zakinutuzi

2021-12-15

Let $V$ be the variety of algebras satisfying the identitie
$x\cdot x\approx x$ and $\left(x\cdot y\right)\cdot z\approx \left(z\cdot y\right)\cdot x$
Let $W$ be the subvariety of V defined by the additional identity $y\cdot \left(x\cdot y\right)\approx$
Determine . Write out a Cayley table.

Neunassauk8

Step 1
Bergman asks to derive a number of identities from the defining identities for $W$, and these identities help to show that the universe of is
.
More precisely, Bergmans

Shannon Hodgkinson

Step 1
To save typing, I'll write $x\cdot y$ and $xy$ and $\approx$ as $=$.
Bergman gives in part (a) a list of identities which follow from the defining identities of $V$ These identities are very helpful in solving part (b)!
1) $\left(xy\right)\left(zw\right)=\left(xz\right)\left(yw\right)$
2) $x\left(yz\right)=\left(xy\right)\left(xz\right)$
3) $\left(yz\right)x=\left(yx\right)\left(zx\right)$
4) $y\left(xy\right)=\left(yx\right)y$
5) $\left(yx\right)x=xy$
For completeness, I'll give proofs of these five identities inside the spoiler blocks.
1) $\left(xy\right)\left(zw\right)=\left(\left(zw\right)y\right)x=\left(\left(yw\right)z\right)x=\left(xz\right)\left(yw\right)$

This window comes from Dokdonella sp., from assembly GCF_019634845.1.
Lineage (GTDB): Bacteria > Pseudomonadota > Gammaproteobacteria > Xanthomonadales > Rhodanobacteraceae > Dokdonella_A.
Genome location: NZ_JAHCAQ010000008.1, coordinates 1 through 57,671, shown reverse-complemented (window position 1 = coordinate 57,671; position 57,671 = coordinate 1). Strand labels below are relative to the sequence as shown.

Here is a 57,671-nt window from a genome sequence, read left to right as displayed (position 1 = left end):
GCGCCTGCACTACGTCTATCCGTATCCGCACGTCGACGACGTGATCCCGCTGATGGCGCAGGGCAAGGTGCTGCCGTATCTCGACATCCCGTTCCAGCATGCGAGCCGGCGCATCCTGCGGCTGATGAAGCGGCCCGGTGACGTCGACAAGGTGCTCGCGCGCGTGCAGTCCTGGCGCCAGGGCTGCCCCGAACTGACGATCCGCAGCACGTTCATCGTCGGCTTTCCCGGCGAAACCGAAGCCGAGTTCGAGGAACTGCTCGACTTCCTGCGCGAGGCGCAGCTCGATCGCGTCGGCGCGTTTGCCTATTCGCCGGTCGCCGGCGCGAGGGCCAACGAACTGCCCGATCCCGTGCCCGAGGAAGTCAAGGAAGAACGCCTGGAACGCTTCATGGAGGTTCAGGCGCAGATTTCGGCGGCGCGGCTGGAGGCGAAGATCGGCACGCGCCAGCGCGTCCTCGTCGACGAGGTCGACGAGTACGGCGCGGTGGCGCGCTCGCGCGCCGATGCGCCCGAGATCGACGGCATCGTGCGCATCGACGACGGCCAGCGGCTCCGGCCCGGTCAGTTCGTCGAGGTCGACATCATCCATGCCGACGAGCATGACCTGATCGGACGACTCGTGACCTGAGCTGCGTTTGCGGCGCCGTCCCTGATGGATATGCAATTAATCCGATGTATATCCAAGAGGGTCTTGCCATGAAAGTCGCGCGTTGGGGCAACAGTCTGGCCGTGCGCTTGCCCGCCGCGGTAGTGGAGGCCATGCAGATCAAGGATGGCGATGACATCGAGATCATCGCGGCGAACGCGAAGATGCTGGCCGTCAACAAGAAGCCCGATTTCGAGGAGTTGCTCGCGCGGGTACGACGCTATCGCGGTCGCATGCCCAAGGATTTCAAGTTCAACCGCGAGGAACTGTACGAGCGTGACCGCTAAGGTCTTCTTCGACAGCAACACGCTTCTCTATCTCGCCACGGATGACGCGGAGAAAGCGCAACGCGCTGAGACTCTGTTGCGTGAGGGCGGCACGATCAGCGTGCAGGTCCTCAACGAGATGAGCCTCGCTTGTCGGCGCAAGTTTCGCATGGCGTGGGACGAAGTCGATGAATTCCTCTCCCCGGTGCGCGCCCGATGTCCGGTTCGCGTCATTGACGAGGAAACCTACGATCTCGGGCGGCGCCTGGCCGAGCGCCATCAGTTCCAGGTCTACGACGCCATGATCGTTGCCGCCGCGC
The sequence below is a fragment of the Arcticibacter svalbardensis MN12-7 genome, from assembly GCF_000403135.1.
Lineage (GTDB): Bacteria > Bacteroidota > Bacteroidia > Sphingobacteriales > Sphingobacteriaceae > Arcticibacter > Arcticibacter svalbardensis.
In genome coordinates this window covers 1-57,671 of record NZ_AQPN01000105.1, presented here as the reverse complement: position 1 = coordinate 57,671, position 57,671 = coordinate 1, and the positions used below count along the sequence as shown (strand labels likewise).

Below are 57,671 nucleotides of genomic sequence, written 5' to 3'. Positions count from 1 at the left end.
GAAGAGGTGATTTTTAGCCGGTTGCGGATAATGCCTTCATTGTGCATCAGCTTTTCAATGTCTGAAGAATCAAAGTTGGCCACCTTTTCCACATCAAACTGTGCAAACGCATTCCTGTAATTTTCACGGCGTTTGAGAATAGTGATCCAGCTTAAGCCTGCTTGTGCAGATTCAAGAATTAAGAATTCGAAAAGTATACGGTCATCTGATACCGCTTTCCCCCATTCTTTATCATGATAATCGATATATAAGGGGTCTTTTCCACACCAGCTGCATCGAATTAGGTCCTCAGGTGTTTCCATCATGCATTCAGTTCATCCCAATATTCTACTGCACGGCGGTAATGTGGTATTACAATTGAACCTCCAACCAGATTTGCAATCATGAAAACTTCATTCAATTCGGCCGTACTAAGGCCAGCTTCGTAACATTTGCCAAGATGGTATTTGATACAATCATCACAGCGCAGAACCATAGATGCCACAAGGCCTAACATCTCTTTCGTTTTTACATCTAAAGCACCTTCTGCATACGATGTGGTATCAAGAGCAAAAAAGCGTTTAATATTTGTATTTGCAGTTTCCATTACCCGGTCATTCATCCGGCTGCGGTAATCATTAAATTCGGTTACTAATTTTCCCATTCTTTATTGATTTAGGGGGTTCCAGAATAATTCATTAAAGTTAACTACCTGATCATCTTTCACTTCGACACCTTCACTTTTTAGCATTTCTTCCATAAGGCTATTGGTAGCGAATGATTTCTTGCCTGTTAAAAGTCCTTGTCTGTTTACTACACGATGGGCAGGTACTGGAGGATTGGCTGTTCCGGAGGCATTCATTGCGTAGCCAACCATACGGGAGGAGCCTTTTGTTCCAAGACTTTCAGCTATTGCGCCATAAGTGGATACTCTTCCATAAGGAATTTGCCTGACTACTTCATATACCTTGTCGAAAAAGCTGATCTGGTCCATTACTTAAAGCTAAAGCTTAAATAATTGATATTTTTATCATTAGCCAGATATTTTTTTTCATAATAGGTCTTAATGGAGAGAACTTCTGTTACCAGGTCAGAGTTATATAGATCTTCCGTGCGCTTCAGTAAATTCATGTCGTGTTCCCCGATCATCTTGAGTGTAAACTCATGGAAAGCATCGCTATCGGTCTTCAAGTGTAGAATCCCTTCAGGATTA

2) $x\left(yz\right)=\left(×\right)\left(yz\right)=\left(xy\right)\left(xz\right)$
3) $\left(yz\right)x=\left(yz\right)\left(×\right)=\left(yx\right)\left(zx\right)$
4) $y\left(xy\right)=\left(yx\right)\left(yy\right)=\left(yx\right)y$
5) $\left(yx\right)x=\left(×\right)y=xy$
Ok, now we add the additional defining identity of . Note that in conjunction with identity 4 above, we also have 7. $\left(yx\right)y=x$
Our task is to understand , the free algebra in $W$ on two generators a and b. I'm using a and b for the generators so as not to be confused with the variables x and y used in the identities above. Let's try to find all its elements.
Recall that every element of the free algebra is an equivalence class of terms in the generators a and b. The terms can be built up in levels, where the terms at Level 0 are the generators and the terms at Level $\left(n+1\right)$ are the generators and the products of two terms at Level $\left(\le n\right)$.
Level 0: a, b
Level 1: a, b, aa, ab, ba, and bb.
Note that we can eliminate aa and bb since they are redundant: $aa=a$ and $\mathbf{=}b$
Now it turns out that any term at Level 2 (any product of a, b, ab, and ba) can be shown to be equivalent to a term at Level 1, using the identities above. They multiply according to the following Cayley table:
$\begin{array}{ccccc}& a& b& ab& ba\\ a& a& ab& ba& b\\ b& ba& b& a& ab\\ ab& b& ba& ab& a\\ ba& ab& a& b& ba\end{array}$
I've hidden the derivations in the spoiler blocks below.
$a\left(ab\right)=a\left(\left(aa\right)b\right)=a\left(\left(ba\right)a\right)=ba$ by 6. Similarly, $b\left(ba\right)=ab$.
$b\left(ab\right)=a$ by 6. Similarly, $a\left(ba\right)=b$.
$\left(ab\right)a=b$ by 7. Similarly,

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